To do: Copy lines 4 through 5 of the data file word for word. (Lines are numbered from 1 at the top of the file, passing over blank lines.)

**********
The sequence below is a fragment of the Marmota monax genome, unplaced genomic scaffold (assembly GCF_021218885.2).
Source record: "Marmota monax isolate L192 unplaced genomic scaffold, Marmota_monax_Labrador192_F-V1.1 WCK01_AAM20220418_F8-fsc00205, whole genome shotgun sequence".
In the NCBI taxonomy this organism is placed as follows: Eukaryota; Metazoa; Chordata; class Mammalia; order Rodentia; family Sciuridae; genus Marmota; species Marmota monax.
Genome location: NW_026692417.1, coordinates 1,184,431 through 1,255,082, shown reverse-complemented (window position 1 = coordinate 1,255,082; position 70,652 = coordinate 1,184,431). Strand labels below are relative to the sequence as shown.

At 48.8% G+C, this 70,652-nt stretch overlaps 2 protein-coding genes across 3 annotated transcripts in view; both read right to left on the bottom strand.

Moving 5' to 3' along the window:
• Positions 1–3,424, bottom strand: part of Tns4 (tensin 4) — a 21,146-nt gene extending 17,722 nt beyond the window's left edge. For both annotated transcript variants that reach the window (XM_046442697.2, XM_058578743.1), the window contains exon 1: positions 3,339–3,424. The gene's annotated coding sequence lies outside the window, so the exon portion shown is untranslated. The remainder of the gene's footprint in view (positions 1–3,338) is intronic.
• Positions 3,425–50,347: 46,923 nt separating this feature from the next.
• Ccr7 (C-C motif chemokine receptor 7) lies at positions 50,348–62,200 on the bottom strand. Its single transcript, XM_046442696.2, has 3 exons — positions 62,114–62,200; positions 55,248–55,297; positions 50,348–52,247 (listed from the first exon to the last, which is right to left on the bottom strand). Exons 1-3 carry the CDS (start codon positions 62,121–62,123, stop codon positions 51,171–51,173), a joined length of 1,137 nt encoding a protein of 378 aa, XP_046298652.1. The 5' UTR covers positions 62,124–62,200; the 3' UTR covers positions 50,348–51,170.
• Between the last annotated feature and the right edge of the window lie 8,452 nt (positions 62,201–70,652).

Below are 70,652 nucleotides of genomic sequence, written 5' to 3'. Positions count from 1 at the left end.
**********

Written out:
Genome location: NW_026692417.1, coordinates 1,184,431 through 1,255,082, shown reverse-complemented (window position 1 = coordinate 1,255,082; position 70,652 = coordinate 1,184,431). Strand labels below are relative to the sequence as shown.

At 48.8% G+C, this 70,652-nt stretch overlaps 2 protein-coding genes across 3 annotated transcripts in view; both read right to left on the bottom strand.